Some art is, let’s say, difficult. A piece of art is difficult if its value isn’t obvious from first inspection — if it takes some time and effort to see that it’s worth your time and effort. (This is my own slightly personalized terminology.) Maybe some art is difficult for everybody — like maybe Marianne Moore’s peculiar and hyper-dense poems. Her poems are so utterly unlike anything else, that you just kind of have to learn to figure out what the hell Moore is doing.
But in many cases, difficulty is relative to familiarity and experience. Somebody like me who grew up on classical music probably experiences no difficulty listening to a new, complex piece in a familiar style. But rappers like Notorious B.I.G. were difficult for me when I first encountered even his poppiest stuff, with my utter paucity of rap experience.
And the whole point is that difficult art doesn’t always wear its difficulty on its face. Some stuff is showily difficult. I bet, for a lot of people, if you first encountered Joyce’s Ulysses or John Coltrane’s Giant Steps and didn’t get it, you’d see that there was a serious, complex, arty thing there. The surface density makes it clear that there’s something to chew on, there. But other stuff is stealth difficult. Like Biggie’s “Juicy”, for teenage me: I didn’t get it, so it sounded like nothing, like simplistic fluff. It seemed simplistic to me because I was looking in the wrong place; I just wasn’t attuned enough even to realize how much weird, fascinating, subtle rhythmic texture was in his vocal line. I wasn’t listening for the way he caressed the beat; I was just listening for some goddamn melody, because that’s the only place I was trained to look for musical complexity.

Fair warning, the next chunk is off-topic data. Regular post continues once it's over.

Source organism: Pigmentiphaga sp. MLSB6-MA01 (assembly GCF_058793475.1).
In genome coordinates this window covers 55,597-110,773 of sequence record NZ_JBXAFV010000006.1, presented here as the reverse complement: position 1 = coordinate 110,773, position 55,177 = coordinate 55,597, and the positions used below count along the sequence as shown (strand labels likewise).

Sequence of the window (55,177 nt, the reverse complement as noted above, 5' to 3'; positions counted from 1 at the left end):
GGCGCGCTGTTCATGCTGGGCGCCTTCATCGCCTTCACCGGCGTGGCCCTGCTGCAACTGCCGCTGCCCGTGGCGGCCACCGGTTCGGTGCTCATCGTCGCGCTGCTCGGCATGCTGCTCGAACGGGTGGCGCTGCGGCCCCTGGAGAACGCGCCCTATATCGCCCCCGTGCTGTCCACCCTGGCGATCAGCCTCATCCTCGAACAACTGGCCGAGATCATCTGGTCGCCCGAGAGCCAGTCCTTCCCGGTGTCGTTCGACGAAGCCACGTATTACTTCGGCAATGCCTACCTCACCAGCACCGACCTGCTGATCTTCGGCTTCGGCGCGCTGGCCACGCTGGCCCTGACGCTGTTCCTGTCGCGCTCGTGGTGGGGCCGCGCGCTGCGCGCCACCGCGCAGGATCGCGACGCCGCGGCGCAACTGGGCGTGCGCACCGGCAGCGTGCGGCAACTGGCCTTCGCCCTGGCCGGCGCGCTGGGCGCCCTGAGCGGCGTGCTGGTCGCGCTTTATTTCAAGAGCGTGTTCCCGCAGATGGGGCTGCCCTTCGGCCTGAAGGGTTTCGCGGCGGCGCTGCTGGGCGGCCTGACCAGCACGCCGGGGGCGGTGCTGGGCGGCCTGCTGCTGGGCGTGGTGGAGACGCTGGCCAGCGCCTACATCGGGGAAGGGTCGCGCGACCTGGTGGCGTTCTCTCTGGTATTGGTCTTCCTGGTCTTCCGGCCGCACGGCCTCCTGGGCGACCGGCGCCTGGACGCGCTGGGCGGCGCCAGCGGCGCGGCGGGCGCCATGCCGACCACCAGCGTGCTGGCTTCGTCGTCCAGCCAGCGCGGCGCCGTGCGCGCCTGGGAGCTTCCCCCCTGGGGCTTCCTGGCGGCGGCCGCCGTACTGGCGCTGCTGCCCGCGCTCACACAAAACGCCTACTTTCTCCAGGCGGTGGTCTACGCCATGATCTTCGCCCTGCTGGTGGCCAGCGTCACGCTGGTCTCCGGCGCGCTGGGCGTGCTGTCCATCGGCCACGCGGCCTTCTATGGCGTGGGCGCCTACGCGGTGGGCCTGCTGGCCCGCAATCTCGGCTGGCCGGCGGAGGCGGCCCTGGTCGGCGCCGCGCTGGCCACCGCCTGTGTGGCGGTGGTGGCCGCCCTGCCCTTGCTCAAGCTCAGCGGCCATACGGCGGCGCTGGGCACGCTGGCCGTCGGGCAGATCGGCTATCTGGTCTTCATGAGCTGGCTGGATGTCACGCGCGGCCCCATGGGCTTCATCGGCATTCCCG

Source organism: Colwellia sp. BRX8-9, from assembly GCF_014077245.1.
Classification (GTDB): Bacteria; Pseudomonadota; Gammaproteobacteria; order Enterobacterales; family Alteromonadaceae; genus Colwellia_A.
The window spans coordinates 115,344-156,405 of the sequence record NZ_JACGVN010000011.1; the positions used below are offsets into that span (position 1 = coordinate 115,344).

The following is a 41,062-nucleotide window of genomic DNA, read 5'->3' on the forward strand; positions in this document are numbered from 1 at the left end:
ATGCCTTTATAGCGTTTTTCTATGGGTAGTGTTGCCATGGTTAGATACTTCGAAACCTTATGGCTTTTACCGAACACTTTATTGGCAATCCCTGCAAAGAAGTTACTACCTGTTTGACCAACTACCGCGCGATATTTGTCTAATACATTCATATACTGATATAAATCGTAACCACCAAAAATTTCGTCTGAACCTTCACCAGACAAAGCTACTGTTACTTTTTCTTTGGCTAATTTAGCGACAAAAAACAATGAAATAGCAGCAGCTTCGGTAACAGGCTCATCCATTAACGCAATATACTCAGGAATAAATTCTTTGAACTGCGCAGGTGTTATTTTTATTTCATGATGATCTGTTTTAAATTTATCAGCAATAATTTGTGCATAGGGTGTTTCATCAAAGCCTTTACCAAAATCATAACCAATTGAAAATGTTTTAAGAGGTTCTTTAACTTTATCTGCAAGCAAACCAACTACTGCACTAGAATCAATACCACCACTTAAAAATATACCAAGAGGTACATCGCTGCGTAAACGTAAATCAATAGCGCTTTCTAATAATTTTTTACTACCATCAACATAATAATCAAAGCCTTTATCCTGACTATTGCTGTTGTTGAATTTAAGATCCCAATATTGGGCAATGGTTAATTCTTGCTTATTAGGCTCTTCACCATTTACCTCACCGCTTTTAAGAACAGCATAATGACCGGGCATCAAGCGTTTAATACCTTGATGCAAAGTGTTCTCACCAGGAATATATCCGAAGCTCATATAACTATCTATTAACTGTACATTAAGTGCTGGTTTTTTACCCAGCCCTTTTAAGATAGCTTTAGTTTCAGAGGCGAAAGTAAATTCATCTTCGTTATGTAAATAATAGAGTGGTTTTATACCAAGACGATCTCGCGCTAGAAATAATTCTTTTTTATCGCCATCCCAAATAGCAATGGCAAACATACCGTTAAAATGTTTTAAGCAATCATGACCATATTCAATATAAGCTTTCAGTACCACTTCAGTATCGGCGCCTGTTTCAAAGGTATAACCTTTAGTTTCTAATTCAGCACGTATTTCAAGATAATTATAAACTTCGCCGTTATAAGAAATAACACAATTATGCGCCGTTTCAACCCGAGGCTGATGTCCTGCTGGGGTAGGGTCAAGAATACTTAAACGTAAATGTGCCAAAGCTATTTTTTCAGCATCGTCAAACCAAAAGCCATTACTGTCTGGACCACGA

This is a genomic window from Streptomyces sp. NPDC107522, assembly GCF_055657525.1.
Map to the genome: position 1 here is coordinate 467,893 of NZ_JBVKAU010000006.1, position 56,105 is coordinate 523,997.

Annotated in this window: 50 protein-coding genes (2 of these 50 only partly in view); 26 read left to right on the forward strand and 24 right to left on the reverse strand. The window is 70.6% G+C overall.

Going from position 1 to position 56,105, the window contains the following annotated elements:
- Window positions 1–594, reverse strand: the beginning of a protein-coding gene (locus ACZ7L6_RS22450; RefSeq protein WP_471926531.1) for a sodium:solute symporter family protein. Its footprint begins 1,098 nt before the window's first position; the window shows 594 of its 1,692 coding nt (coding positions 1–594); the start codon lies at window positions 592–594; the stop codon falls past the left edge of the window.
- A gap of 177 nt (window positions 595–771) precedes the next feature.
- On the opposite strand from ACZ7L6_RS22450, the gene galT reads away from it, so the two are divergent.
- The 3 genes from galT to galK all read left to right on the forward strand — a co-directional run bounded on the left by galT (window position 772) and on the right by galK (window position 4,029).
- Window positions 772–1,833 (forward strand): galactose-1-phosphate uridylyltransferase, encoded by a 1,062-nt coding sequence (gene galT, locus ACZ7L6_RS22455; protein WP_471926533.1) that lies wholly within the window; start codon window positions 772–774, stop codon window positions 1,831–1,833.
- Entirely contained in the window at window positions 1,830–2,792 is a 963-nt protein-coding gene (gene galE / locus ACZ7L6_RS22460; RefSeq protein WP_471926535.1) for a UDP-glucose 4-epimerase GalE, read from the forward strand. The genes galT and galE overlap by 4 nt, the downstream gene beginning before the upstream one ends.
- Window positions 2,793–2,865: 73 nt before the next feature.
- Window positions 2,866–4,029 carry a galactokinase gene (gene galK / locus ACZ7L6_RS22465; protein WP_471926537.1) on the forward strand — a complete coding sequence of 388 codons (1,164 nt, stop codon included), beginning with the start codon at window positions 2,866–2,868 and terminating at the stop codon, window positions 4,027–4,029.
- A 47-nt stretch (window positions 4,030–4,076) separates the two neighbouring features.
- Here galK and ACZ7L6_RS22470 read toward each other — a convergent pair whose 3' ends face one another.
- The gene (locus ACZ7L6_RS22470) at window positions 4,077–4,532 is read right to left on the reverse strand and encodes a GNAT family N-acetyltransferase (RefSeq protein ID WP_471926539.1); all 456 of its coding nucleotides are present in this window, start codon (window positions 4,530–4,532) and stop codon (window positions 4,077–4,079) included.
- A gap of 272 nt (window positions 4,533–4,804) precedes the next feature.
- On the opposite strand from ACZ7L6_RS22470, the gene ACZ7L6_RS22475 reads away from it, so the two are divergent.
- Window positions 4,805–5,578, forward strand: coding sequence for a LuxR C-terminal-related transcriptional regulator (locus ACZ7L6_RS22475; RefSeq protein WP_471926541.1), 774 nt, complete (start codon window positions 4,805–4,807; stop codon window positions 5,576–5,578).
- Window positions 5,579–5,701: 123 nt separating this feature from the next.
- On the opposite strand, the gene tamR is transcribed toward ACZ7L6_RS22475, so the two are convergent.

I think haiku can be like this for a lot of people too: if you’re raised expect poetry to wave complex symbolism in your face, and drown you in fancy literary references, then the surface clarity of haiku can just make it seem like superficial fluff.
So, if you’re not steeped in a form, or even a particular artist, it’s easy to encounter something and not see what’s really going on, and miss it. You can dismiss Ornette Coleman’s free jazz improvisations as random noise, or Theodore Rothko’s moody color studies as pretentious art-world bunk, or Joanna Newsom’s dense expressive textures as precious hippie hipster shit.
If you’re trained, like I was, in the aesthetic of clear controlled vocals and melodic complexity, then your first encounter with punk might just yield total disdain. The whole expressive aim of punk is just so far from what you’re used to, you might just not get it.
But it’s not like you can just spend your attention on anything. This is the heart of the problem: it’s not like every piece of art is worthwhile. The world is actually full of random noise, pretentious art-world bunk, and precious worthless hipster shit. And we need to be able to filter it out quickly, so we don’t waste energy on the crap. The deep epistemic problem of art is that, when you’re an outsider, you just can’t tell the poser crap from the good stuff. But to be able to tell, you need to gain skill and experience — which takes effort. And since we are cognitively limited beings with incredibly tiny shares of time and energy, facing a ceaselessly and endlessly overwhelming world, we need a good reason to spend that time and effort. Attention is the most precious cognitive resource. But difficult art is exactly the stuff that, on its own, doesn’t give you a reason to spend that resource. So why would we ever spend the time and effort?